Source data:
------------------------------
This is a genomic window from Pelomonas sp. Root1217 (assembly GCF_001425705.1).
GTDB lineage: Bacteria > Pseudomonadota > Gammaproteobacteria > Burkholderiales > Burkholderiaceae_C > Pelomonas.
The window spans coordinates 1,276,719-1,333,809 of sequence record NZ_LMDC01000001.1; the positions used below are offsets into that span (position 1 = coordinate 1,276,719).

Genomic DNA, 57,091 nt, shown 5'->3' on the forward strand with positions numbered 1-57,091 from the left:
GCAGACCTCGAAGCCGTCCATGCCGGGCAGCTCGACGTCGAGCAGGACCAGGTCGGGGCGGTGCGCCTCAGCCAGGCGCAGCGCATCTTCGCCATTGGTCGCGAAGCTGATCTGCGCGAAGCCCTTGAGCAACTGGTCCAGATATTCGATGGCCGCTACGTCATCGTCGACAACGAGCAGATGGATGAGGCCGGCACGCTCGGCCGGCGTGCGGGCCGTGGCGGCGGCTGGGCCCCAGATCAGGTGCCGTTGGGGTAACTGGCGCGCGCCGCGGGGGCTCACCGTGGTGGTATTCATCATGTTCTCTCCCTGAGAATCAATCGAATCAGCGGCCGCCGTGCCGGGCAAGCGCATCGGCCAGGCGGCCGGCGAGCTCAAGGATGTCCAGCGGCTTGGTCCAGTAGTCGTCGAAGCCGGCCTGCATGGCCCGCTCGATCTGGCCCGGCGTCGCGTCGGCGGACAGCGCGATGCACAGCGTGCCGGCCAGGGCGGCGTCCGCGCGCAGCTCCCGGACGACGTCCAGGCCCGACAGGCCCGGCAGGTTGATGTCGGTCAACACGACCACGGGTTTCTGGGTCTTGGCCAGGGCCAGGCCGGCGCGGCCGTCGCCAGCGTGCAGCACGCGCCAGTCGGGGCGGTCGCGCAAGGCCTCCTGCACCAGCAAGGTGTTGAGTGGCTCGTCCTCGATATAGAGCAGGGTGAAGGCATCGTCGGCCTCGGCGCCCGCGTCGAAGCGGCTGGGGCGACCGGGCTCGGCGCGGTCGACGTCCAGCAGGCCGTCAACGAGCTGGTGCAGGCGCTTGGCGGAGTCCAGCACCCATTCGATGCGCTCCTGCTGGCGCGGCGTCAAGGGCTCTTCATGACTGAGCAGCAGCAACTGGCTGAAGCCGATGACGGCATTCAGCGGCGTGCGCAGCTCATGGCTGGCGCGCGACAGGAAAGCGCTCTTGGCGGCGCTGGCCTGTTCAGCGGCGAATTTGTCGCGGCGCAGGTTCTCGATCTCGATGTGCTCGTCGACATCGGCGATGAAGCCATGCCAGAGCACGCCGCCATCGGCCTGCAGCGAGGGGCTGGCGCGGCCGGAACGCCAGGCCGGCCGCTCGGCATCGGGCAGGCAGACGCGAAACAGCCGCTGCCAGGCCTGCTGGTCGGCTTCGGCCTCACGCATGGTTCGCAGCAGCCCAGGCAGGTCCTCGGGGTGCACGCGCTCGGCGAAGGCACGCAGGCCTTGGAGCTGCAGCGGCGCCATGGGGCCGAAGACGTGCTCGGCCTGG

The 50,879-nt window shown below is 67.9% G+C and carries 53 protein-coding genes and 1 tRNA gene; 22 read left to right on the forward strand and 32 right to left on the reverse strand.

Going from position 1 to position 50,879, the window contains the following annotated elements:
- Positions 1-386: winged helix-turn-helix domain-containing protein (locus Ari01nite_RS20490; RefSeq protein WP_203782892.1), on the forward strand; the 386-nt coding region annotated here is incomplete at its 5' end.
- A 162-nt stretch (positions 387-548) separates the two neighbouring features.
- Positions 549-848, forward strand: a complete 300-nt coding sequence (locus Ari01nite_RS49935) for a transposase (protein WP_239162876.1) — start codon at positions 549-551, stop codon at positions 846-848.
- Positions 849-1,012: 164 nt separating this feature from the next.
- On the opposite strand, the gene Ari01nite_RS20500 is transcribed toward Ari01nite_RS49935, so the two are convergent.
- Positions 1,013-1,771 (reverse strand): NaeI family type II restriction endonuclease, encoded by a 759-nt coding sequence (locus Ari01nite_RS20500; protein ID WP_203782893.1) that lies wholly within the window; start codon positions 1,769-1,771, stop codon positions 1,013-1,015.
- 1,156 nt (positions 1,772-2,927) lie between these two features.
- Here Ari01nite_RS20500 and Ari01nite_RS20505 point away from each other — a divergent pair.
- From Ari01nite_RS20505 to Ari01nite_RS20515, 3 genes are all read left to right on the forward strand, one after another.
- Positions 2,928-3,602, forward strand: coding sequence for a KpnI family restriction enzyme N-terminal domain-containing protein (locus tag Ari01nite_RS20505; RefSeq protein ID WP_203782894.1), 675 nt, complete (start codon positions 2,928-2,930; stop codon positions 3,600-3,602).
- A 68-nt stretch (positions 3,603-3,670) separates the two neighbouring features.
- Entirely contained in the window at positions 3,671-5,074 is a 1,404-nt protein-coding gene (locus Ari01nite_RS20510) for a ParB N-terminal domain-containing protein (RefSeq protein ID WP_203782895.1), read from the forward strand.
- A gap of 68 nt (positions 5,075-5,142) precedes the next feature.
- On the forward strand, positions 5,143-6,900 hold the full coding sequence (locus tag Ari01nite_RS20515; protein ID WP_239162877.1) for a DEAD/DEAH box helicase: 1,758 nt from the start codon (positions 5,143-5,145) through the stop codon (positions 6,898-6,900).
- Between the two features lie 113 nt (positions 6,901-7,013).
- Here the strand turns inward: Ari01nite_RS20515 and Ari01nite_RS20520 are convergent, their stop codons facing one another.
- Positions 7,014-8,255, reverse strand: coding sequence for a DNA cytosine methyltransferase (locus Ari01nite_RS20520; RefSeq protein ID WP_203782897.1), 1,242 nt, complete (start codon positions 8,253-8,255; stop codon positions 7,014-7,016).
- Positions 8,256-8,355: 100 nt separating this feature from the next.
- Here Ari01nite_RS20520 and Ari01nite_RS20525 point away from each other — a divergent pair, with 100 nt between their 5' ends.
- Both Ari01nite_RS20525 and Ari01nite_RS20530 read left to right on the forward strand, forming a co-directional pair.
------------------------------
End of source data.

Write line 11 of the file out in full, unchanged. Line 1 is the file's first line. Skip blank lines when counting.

- Positions 849-1,012: 164 nt separating this feature from the next.